Shopping every day, adventure on the weekend
Almost no one you know will ever get mud on the 2015 Jeep Renegade. In fact, we always object when sport-utilities are shown in adventure situations because real people in the real world do not use SUVs in this way. So the people you meet at the wheel of the Renegade will be more interested in its price, its fuel economy, its excellent range of active safety features, and the amount of stuff that can be carried when the second-row seat is flipped down. They will probably complain that the Renegade’s short wheelbase and minimal overhangs lead it to hop a little bit across the seams between the concrete slabs on the freeway.

If we were grownups, we’d all ask for no more than that. But because we love the whole idea of the Jeep thing -- EST 1941! -- we love that the Renegade comes with tow hooks. Maybe you’ll never have to winch your Renegade into a parking spot at Target, but the tow hooks are a signature of the whole peculiar Jeep enthusiasm.

Jim Morrison, director of the Jeep brand, admitted to us that he took home a Renegade prototype and then went to an off-road park on a rainy weekend with his teenage son. They bashed around for an afternoon, Morrison in the Renegade and his son in a Wrangler. He tells us, “I didn’t take the Renegade to the car wash afterwards, because when I parked it in the executive lot on Monday morning, I wanted everybody to see that the tow hook was thick with mud.”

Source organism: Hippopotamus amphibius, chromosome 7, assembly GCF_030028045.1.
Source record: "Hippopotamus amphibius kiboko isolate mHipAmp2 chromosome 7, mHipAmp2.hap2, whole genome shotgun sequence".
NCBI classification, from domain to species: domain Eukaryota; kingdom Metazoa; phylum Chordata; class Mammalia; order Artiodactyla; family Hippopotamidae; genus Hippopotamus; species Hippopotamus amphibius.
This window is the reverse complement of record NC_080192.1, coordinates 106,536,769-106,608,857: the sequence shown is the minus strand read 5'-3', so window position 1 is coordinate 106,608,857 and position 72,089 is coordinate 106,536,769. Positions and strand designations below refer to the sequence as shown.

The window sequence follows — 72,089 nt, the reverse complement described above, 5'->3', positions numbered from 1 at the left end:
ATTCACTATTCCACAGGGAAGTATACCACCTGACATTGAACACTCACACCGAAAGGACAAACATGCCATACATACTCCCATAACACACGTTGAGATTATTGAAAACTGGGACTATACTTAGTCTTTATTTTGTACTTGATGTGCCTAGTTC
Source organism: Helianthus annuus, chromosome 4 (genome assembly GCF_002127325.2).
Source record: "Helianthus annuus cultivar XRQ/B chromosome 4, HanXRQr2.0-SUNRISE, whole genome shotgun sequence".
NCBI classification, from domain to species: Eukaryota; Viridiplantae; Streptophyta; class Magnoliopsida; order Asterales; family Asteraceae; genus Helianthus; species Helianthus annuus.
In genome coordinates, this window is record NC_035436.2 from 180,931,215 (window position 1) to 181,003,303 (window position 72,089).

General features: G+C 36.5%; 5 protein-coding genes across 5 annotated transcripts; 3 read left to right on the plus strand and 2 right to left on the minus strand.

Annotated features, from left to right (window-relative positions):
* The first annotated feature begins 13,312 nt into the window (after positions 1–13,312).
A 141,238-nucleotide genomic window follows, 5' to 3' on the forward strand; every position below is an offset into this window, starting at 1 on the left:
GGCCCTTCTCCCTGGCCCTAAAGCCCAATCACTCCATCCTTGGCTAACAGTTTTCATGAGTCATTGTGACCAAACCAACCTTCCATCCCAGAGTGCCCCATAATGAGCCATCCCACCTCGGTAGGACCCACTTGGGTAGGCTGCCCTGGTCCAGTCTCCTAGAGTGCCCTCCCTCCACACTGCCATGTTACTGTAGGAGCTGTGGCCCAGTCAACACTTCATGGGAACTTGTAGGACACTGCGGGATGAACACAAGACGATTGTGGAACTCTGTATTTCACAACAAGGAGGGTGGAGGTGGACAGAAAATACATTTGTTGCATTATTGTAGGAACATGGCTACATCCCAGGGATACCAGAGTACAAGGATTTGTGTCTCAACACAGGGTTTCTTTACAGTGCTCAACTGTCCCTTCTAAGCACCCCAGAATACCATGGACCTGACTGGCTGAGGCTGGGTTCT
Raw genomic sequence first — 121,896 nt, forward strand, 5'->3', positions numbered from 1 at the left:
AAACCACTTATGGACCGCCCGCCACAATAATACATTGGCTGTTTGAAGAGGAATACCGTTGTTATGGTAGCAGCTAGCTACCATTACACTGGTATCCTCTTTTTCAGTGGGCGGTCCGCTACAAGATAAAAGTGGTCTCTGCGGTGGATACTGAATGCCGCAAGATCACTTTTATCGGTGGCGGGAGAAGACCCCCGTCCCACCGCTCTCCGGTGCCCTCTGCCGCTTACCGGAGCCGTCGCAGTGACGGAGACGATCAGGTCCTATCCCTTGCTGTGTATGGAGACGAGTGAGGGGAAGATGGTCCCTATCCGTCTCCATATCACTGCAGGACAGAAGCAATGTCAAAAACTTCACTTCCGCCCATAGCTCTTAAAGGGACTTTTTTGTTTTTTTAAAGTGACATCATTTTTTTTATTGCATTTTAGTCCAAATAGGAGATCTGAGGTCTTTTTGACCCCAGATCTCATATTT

A Jeep is what it does, not what it looks like. The Renegade might look a little cute to some, but the bodywork is there pretty much only to keep off the rain. As we recall, the original 1941 Jeep looked as if someone had cut up some steel from a Quonset hut and bashed it into place around the chassis with a hammer. If you’re all crazy about what the visual essence of a Jeep should be, maybe you should just be driving a plain old car instead.